Eating at home is not only a great way to save up money that you didn’t even realize you were spending, but it is also a much healthier option. When you make your own food you can control what ingredients get put into the dishes.
Have leftover nights. There are so many families that save leftovers in the fridge only for them to get forgotten about and later thrown away. Designate certain nights to have leftovers from meals that you’ve had throughout the week. This will not only cut down on waste but also save you money.
Speaking of leftovers, if at the end of the month you have leftover money put it in a savings account. Every once in a while you can treat yourself to something you generally wouldn’t buy, when you have leftover money, but the best thing to do is stick it in a savings account and watch your savings grow.
Always go grocery shopping with a list. This one is huge. When you go to a grocery store and you’re walking up and down the aisles without a list it is so easy to end up with more than just what you need. When you make a list it’s much easier to skip aisles that don’t have the food you need in them, check items off your list as you get them, and go to the checkout lane with just what you need.
Some nights you might be running low on ingredients. Rather than doing a quick trip to the grocery store, make do with what you have on hand.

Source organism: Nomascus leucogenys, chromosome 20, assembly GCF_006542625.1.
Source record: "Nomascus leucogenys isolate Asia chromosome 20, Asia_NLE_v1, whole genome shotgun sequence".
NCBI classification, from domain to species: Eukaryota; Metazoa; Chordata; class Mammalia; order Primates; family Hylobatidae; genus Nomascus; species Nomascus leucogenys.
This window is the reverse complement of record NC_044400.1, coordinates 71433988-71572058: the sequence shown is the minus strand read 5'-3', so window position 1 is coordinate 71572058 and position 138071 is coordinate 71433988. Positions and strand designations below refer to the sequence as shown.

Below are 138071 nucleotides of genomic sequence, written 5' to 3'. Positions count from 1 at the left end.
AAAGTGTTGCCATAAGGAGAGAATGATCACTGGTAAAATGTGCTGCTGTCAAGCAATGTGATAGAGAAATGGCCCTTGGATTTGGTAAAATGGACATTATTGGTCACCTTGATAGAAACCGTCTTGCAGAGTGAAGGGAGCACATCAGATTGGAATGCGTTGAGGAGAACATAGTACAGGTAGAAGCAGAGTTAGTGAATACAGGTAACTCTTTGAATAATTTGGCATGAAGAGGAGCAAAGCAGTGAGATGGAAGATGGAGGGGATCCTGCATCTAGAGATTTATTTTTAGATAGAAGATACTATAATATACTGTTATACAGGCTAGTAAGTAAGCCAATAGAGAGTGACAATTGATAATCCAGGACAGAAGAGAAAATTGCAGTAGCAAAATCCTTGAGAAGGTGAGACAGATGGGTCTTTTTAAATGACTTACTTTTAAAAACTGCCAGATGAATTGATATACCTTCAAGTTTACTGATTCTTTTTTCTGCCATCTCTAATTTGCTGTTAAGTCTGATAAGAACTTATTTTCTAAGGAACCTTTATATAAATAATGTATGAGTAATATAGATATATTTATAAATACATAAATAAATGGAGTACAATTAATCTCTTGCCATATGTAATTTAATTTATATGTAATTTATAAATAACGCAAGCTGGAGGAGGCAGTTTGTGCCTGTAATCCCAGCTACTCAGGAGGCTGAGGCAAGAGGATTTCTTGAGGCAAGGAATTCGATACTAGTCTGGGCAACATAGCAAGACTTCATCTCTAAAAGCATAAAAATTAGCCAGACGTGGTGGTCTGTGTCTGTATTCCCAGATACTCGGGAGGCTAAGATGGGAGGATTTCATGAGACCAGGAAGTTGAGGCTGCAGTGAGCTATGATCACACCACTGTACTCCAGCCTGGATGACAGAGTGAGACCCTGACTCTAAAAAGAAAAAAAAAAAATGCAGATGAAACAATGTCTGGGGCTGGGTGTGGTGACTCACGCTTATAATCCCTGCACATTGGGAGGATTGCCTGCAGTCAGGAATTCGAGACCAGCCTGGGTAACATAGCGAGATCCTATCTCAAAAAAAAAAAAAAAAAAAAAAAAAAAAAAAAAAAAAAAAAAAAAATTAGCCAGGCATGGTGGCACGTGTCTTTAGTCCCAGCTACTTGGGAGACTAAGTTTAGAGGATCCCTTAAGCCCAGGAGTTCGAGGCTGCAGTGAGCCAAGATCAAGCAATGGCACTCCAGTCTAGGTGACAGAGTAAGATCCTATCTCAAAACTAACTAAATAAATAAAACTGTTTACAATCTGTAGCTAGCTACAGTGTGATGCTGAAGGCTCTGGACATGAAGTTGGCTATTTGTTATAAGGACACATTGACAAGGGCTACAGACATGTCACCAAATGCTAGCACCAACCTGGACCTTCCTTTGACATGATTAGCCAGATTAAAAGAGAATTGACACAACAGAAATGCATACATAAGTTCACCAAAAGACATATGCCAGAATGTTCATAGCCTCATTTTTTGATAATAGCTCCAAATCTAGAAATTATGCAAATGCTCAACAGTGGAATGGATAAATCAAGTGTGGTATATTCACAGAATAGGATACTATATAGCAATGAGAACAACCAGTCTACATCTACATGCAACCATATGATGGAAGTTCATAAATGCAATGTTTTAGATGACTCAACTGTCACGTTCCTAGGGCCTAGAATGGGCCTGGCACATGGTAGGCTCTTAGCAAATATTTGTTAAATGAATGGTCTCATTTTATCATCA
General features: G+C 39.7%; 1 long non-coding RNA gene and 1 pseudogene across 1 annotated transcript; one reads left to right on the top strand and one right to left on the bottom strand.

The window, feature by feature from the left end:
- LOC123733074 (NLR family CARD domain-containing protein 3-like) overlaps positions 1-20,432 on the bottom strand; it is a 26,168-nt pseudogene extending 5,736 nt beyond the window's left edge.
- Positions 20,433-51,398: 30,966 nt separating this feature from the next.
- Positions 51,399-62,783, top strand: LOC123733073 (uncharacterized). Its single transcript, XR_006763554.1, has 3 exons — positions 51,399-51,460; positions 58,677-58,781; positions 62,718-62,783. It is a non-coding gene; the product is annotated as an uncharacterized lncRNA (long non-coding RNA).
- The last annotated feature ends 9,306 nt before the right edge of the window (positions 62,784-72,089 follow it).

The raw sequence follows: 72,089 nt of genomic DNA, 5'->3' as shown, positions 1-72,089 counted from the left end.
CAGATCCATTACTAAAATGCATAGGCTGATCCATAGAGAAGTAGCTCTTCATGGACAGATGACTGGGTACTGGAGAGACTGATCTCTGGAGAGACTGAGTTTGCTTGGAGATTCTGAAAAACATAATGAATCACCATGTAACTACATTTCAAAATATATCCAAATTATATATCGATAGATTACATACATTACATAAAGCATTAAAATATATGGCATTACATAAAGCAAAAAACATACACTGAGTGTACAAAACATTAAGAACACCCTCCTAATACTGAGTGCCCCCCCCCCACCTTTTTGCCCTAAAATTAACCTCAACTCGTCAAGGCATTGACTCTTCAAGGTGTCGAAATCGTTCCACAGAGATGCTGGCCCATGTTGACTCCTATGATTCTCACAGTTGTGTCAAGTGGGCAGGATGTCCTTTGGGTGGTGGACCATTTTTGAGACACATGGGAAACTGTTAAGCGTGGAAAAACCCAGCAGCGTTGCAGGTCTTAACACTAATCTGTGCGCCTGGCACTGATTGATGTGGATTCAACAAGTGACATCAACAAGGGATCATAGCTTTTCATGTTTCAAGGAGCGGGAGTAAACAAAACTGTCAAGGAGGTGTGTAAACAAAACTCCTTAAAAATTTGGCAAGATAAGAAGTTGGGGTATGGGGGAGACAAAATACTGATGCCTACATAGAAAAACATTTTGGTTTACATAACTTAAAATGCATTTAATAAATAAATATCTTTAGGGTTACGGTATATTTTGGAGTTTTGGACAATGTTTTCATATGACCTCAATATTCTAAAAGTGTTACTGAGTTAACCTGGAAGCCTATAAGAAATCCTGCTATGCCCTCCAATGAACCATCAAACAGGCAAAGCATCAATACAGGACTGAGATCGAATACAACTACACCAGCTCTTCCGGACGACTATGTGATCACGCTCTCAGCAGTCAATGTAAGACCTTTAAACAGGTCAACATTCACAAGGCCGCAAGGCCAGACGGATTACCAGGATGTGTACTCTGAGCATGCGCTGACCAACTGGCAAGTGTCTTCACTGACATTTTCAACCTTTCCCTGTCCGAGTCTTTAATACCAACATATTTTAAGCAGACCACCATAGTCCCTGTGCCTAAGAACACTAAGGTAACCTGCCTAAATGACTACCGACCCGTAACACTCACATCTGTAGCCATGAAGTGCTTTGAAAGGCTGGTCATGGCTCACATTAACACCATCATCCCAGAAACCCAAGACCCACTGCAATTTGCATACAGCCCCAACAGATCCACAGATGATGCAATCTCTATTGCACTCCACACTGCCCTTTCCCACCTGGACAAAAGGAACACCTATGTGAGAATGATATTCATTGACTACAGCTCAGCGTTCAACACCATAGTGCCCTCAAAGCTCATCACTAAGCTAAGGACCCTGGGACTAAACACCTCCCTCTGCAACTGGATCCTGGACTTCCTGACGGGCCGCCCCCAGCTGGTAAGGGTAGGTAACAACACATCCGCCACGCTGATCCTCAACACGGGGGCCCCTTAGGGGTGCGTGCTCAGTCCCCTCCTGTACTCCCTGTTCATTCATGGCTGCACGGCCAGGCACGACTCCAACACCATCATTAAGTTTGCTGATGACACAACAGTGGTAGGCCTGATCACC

If you have the space to do so, grow your own food. Gardening isn’t only a way to benefit your health and a money saver, it is also such a rewarding task as you get to see the work of your hands grow.
My husband and I have uninsured one of our cars after realizing how silly it was that I was a stay at home wife and really didn’t need a car for anything, yet we had two cars insured. I can easily do my once a week grocery shop after my husband gets home from work. This has saved us monthly and encourages a healthier lifestyle as I walk more places than I used to.
Cut yours and your family members’ hair. I was terrified to cut my own hair when I first started cutting my own hair, but soon got a hang of it and it is a super easy way to save money, especially when the cheapest place to get my hair trimmed around here is $20. I later purchased a haircutting kit and started cutting my husband’s hair as well.
Make your own laundry detergent and cleaning products.
10 Ways We Save Money While Living on One Income
5 Money Saving Tips That Make All the Difference
22 Things That Frugal People Don’t Do
6 Simple Steps to Meal Planning
Is Being a Cloth Diaper Family For You?